Winning innovators of Making All Voices Count’s first Global Innovation Competition (GIC) were called on last month to devise and implement a strategy to ensure relief for citizens in Pakistan hit hard by heavy floods.
Bahawalpur Service Delivery Unit (BSDU), an initiative led by Imran Sikandar Baloch, District Coordination Officer (DCO) of Bahawalpur, incorporates successful use of smartphones by government officials to monitor student and teacher attendance in the Punjab region.
Upon winning Making All Voices Count’s first GlC on April 4, 2014 Baloch said the ambition was to extend the initiative into health, livestock, and agriculture.
In light of the severe floods that hit the Punjab province of Pakistan, taking many lives and damaging infrastructure, BSDU have been deploying this same technology to meet humanitarian needs on the ground.
As flood warnings were raised, Baloch’s unit were called upon to develop an application to track flood-affected victims. As stated in Dawn, this was a joint effort of BSDU and the Punjab Urban Unit.
“It’s not easy for relief and rehabilitation workers to track victims in the wake of an emergency when they flee to save their lives and belongings,” he told The News.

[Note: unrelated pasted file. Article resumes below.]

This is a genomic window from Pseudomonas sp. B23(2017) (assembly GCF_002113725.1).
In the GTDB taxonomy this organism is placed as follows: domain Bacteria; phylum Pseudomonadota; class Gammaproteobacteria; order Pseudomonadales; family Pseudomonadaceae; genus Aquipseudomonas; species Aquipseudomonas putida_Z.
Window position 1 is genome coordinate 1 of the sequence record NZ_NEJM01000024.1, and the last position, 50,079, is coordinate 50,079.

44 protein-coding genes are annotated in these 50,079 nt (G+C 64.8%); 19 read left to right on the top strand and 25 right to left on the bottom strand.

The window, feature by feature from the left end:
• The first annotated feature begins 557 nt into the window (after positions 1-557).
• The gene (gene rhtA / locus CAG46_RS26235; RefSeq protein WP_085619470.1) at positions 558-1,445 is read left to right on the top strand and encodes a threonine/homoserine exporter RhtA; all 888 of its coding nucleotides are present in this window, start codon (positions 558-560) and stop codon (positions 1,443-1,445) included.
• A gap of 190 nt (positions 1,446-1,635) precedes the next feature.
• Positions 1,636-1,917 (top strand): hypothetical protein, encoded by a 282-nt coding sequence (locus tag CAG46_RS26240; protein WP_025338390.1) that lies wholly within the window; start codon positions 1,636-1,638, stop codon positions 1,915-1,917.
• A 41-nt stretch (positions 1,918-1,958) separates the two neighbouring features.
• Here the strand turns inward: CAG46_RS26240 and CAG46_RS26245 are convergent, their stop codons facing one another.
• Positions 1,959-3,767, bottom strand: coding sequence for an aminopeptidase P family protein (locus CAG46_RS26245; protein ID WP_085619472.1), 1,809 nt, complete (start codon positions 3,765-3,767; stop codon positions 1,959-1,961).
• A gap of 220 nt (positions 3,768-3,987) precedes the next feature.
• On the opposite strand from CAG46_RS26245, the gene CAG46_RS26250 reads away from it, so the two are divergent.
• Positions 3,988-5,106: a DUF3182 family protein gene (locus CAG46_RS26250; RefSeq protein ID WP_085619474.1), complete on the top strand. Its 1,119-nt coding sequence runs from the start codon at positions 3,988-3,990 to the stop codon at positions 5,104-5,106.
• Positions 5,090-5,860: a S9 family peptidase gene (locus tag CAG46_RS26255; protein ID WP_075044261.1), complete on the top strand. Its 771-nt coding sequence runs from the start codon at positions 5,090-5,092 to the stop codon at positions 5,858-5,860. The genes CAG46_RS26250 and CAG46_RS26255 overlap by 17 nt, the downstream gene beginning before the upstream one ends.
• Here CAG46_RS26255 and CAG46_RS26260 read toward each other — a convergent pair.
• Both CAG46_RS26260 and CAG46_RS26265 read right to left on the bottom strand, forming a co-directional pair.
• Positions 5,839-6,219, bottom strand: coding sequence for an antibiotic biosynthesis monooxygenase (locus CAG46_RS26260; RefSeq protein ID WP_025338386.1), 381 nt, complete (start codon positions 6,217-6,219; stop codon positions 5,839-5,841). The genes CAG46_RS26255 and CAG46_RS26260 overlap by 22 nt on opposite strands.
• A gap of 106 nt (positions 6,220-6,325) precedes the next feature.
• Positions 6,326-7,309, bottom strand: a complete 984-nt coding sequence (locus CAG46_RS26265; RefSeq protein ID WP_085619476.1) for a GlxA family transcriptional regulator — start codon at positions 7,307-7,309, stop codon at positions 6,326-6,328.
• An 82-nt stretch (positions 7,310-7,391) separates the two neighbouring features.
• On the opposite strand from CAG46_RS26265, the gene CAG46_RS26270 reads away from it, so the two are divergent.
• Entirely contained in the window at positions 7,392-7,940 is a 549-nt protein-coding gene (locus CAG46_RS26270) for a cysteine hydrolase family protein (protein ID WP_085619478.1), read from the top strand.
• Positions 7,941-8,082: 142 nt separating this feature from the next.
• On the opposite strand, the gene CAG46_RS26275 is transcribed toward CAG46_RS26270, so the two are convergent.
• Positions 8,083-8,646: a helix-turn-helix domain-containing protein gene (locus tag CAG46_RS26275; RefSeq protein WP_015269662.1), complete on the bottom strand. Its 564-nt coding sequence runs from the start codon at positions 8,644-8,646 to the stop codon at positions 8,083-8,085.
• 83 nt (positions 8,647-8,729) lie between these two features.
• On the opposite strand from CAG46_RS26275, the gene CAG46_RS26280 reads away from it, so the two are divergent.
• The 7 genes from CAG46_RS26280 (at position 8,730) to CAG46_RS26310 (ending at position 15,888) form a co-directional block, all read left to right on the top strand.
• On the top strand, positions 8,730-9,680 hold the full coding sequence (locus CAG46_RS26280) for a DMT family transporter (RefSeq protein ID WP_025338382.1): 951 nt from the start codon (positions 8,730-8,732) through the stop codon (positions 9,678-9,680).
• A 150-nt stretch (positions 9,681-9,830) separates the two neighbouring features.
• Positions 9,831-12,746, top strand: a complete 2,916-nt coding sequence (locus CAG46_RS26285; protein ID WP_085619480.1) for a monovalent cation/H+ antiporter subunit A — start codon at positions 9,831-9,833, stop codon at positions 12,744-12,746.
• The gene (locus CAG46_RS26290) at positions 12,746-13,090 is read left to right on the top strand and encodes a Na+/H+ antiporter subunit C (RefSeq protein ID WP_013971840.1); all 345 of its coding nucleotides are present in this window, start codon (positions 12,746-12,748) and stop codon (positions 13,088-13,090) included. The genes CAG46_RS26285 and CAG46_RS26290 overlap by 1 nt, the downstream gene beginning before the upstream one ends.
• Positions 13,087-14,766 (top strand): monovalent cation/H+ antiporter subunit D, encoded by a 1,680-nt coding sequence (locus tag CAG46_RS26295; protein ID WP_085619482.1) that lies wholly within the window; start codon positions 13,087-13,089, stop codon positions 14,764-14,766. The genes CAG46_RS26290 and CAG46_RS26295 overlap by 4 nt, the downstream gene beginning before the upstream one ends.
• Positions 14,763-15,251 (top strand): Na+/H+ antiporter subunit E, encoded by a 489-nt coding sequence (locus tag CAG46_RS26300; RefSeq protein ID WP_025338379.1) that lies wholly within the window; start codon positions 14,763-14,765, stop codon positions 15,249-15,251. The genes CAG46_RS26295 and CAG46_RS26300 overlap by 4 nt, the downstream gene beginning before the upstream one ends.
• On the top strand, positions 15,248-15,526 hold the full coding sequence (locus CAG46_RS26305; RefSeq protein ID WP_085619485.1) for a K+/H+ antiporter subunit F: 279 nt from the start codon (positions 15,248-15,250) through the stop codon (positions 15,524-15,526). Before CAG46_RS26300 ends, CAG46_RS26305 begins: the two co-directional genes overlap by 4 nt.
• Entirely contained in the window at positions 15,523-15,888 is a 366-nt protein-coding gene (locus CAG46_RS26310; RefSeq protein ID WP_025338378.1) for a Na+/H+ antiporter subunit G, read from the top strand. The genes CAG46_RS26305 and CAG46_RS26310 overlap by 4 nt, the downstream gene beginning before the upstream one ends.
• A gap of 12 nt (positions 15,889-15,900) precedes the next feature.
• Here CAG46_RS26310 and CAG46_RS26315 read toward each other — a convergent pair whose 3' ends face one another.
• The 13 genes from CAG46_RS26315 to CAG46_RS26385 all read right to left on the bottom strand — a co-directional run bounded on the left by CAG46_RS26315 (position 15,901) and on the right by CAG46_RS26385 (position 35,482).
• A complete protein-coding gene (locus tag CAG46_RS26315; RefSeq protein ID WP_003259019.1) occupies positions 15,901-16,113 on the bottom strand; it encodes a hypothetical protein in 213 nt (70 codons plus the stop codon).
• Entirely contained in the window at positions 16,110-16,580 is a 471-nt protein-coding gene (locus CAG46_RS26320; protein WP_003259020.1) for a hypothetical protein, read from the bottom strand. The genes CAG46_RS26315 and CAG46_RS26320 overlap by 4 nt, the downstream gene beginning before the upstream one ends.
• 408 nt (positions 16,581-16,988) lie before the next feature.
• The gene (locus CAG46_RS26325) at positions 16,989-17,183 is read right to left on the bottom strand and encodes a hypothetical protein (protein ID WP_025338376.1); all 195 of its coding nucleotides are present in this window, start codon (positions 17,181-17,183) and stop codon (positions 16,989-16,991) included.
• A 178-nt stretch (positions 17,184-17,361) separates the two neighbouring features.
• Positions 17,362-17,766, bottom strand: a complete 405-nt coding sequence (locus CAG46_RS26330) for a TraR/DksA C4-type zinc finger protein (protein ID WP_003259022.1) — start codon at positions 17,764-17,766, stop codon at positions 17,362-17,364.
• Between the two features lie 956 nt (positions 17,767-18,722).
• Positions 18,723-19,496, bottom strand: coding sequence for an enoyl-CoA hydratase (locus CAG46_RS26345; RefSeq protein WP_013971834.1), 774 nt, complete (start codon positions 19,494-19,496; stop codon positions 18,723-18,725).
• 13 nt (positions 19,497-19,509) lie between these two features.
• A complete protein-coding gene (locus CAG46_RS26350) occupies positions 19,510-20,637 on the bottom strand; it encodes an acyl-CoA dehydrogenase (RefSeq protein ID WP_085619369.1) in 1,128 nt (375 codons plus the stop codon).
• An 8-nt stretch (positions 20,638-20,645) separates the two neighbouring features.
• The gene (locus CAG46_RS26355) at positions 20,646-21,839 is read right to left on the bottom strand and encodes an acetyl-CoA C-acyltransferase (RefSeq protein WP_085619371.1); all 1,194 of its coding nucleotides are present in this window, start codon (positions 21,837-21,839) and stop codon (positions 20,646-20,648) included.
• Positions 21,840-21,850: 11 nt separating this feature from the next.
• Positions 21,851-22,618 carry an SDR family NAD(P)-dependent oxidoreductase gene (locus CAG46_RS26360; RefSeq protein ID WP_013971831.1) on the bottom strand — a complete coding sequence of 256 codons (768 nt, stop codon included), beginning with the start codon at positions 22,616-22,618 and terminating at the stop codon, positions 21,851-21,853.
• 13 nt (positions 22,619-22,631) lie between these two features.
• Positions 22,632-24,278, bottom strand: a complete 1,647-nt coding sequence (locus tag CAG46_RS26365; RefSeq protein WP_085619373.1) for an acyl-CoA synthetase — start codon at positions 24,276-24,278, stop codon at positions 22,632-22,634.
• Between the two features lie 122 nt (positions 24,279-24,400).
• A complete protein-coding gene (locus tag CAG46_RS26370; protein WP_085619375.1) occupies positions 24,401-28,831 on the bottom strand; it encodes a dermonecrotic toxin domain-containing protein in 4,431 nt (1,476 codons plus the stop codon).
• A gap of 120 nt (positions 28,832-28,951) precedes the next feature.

Known as the “superflood,” thousands of villages were affected and as reported in The News, an economist said this event is likely to reduce the GDP of Punjab – the largest province in the country – by 2.5 %.
During the aftermath, teams were dispersed to different water-submerged areas to send images and geotag people’s situations. This information was used to coordinate with government relief teams and resulted in 18,000 people being provided with food and other essential necessities.
Earlier this month, BSDU was highlighted in the Guardian in an article featuring digital public services from across the world. The initiative is unique as usually government accountability projects come from civil society, however this is led by a changemaker working within government.
Currently, Making All Voices Count is calling for entries for the second annual GIC open now until October 15, 2014. The GIC is designed to tackle a different governance and accountability problem each year and invites the public to identify and vote on entries.
One of the themes for the GIC 2015 is building resilience and response to humanitarian crisis. Innovation Director Daudi Were explains, “technology is changing response to humanitarian crisis, by providing faster and more efficient ways to locate and respond to victims.”
The competition offers a total of £300,000 in grants, expert mentorship and a week of invaluable networking and mentorship in Jakarta, Indonesia as part of the Global Innovation Week. For more information or to enter see here.
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